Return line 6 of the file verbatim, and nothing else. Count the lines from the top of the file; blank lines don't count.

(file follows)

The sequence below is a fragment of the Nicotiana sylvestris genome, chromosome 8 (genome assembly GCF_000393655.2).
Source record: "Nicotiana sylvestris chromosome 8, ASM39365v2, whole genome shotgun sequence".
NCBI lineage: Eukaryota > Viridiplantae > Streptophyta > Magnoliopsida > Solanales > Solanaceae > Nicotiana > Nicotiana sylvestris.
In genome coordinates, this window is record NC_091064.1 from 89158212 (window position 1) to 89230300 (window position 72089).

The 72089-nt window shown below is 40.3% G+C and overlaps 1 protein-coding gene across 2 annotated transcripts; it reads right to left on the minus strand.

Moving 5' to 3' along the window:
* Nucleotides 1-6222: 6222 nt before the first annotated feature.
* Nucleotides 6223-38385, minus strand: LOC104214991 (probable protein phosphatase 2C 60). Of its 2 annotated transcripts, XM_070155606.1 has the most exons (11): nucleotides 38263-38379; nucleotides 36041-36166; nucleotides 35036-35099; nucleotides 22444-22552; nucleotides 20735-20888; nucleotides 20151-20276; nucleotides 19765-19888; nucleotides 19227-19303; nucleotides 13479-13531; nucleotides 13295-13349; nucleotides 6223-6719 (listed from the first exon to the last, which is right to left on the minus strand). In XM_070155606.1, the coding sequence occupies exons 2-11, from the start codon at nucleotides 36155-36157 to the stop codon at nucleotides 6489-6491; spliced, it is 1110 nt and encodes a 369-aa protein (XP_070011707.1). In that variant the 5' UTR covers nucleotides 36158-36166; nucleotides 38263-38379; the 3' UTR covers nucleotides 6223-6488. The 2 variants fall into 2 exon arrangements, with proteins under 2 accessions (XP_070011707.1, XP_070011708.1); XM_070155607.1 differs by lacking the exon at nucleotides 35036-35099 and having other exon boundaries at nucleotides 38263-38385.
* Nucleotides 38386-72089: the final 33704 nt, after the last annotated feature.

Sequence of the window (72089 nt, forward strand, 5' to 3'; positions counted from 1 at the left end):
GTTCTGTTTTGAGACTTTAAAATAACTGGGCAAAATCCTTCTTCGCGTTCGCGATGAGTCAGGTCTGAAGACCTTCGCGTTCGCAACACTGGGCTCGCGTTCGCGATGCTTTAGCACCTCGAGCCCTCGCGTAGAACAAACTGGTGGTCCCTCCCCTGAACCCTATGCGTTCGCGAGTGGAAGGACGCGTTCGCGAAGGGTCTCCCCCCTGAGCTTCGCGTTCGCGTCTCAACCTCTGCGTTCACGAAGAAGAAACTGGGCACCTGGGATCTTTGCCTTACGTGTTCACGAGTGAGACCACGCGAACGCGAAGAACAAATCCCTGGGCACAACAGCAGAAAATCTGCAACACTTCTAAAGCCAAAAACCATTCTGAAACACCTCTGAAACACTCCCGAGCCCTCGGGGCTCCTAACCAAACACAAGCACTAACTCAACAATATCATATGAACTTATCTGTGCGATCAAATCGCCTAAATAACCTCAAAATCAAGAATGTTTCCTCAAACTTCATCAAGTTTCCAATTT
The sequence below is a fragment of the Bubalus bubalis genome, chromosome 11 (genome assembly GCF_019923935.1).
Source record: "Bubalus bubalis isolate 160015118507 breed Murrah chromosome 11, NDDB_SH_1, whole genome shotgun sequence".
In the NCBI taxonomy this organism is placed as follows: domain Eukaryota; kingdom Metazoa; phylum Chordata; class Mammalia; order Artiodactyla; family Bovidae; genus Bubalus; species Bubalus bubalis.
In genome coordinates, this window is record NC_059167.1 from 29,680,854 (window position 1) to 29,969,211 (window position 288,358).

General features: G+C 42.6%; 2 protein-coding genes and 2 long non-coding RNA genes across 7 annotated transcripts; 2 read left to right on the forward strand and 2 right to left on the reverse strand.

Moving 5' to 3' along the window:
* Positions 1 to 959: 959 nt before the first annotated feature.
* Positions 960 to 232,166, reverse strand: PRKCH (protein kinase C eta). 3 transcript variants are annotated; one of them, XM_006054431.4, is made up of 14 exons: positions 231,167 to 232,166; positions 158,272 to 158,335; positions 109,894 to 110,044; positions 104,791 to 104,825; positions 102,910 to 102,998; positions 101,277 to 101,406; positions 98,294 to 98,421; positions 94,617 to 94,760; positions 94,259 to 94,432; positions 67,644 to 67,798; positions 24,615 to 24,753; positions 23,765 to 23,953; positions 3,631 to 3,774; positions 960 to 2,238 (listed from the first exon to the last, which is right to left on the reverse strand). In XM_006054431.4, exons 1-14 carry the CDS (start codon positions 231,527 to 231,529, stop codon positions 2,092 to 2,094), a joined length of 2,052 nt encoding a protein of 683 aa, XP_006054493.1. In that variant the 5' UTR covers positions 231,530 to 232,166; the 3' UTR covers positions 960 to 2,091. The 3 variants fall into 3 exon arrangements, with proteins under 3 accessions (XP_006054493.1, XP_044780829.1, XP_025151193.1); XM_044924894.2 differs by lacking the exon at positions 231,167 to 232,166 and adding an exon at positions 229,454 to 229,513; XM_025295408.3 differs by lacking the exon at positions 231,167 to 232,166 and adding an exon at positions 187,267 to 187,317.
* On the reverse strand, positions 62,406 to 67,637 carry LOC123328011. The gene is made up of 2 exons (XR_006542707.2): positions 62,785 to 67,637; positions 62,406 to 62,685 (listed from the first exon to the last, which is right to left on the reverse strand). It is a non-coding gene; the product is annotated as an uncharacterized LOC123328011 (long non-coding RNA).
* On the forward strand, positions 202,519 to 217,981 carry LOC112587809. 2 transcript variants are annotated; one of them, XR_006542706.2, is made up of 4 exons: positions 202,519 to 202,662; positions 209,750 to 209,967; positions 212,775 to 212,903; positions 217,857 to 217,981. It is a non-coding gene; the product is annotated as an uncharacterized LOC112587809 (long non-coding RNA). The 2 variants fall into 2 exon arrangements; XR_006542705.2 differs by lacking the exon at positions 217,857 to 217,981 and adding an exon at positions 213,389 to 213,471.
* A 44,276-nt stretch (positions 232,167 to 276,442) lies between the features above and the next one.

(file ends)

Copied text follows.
Moving 5' to 3' along the window: